Foreign Affairs MEPs praised efforts from both the government and the FARC rebel group to end the internal conflict raging in Colombia for over 50 years and urged the EU to support the peace-building efforts, during a public hearing on Thursday.
Just one week after the Chamber demonstrated unanimous support to the peace process in Colombia in a resolution, MEPs have acclaimed the political effort, realism and perseverance shown by both the government and the Revolutionary Armed Forces of Colombia (FARC) to bring the Colombian peace process to a successful conclusion. 23 March, the deadline set by the negotiators, is a realistic timeframe to conclude an agreement, they said.
Foreign Affairs Committee members quizzed Colombia's High Commissioner for Peace, Sergio Jaramillo, FARC Head Negotiator Iván Márquez and the EU Special Envoy for the Peace Process in Colombia, Eamon Gilmore, about risks of the peace process, stressing the importance of reaching a fair and sustainable agreement and of its full implementation. MEPs also raised the issues of narco-trafficking, rural development, political participation by the FARC and the planned setup of an EU trust fund.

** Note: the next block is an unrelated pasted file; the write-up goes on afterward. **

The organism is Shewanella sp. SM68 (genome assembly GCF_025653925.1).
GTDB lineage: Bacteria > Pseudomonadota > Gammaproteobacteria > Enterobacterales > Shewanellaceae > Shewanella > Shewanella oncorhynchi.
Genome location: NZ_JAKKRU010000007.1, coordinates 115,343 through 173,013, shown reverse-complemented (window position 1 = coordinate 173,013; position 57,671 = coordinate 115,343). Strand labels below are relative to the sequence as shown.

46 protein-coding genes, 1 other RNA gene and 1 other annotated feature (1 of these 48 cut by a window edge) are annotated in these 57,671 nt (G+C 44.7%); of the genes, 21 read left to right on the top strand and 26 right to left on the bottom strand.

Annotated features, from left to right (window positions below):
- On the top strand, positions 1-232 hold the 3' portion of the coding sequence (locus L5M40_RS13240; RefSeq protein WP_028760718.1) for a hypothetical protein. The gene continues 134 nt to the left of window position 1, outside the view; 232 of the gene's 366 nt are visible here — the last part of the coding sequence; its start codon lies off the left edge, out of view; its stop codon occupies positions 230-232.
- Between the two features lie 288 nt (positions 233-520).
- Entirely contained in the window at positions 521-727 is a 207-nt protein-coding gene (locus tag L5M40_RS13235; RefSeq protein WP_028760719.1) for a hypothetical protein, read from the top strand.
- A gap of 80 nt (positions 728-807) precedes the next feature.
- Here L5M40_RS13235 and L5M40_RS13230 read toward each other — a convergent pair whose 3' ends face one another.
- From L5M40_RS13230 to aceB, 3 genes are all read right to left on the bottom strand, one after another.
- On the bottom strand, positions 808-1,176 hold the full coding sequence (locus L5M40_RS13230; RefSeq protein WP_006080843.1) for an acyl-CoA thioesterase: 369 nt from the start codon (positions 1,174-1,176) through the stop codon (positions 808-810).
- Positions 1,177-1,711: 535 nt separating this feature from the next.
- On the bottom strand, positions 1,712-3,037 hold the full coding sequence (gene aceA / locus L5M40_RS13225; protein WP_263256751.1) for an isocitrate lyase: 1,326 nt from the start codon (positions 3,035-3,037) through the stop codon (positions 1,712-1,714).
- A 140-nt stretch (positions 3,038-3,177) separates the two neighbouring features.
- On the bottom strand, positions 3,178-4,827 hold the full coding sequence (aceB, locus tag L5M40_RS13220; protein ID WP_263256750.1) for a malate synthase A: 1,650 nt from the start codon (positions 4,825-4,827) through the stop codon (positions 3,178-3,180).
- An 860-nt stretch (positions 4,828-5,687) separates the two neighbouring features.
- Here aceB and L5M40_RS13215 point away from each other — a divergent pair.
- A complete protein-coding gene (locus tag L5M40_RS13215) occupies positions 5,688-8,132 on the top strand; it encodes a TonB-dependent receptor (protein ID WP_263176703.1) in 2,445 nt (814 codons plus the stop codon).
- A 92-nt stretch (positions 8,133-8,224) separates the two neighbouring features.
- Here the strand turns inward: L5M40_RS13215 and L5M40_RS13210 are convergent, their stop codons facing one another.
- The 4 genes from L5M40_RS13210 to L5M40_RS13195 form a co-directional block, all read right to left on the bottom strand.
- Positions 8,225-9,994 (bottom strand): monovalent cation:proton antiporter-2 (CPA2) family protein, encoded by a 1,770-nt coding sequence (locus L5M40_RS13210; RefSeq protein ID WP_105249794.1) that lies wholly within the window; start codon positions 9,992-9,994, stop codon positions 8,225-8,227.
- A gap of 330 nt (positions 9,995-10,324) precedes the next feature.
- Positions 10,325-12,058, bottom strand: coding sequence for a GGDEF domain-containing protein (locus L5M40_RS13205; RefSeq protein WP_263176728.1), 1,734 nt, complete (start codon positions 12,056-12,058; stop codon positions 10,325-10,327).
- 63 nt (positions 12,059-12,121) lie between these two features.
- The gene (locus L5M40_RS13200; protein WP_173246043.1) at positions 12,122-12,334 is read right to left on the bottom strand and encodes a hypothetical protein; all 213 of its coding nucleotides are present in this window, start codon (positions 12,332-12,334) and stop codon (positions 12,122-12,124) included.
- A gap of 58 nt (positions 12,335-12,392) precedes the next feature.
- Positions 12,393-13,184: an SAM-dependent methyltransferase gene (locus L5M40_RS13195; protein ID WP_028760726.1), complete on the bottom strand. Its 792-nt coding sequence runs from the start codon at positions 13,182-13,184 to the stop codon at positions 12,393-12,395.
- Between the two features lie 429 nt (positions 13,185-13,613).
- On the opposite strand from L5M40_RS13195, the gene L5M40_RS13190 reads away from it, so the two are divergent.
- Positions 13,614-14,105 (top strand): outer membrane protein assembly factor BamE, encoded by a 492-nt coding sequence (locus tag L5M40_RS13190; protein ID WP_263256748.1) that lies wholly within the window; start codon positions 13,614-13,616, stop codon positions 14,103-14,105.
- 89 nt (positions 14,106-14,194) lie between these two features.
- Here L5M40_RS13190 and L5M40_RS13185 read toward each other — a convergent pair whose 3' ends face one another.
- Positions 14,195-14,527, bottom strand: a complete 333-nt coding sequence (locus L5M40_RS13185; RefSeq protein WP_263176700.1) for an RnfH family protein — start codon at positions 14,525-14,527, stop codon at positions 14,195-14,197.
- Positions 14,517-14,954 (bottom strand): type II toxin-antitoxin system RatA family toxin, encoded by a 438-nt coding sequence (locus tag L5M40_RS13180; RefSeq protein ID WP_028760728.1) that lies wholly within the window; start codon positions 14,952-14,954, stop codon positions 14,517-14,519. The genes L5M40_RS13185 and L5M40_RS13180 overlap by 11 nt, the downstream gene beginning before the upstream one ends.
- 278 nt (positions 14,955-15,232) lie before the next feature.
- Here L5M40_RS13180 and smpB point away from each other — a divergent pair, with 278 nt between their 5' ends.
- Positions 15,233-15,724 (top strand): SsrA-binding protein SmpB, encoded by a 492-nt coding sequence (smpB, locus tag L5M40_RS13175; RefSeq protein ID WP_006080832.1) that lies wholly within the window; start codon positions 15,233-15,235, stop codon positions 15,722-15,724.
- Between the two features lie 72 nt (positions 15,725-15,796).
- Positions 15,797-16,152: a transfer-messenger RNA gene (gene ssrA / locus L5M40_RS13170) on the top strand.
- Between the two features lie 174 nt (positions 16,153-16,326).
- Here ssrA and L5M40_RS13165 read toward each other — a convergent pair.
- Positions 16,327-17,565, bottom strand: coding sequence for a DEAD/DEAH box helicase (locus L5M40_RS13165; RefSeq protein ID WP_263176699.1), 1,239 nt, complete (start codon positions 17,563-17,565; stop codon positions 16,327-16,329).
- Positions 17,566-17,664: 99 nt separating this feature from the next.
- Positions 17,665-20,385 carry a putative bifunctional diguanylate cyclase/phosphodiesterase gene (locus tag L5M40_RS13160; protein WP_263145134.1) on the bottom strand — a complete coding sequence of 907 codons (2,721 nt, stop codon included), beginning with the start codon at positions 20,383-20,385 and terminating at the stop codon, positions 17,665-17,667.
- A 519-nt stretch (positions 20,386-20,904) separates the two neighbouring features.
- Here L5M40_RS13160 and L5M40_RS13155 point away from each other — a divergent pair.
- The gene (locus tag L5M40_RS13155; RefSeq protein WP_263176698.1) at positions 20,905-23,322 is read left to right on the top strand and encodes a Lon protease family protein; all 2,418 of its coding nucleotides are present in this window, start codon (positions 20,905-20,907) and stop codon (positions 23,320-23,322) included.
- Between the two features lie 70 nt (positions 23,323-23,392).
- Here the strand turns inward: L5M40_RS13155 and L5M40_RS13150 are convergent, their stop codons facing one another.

You can rewatch the debate on EP Live.
Negotiations between the Colombian Government and the FARC with a view to ending the armed conflict have been going on in Havana since October 2012. On 23 September 2015, the outlines of an agreement on transitional justice were announced, as well as a 6-month deadline for completing the negotiations (23 March 2016).
The FARC and the Colombian government on 19 January asked the UN to oversee the end of the conflict for 12 months and to monitor the disarmament process. They described this as a "particularly significant step" towards a peace pact which the parties hope to sign in the coming months.
FARC rebels have been fighting the government since 1964. According to the Unit for Attention and Reparation of Victims of the Colombian government, an estimated 220,000 people were killed, more than five million internally displaced. It has also led to more than seven million registered victims.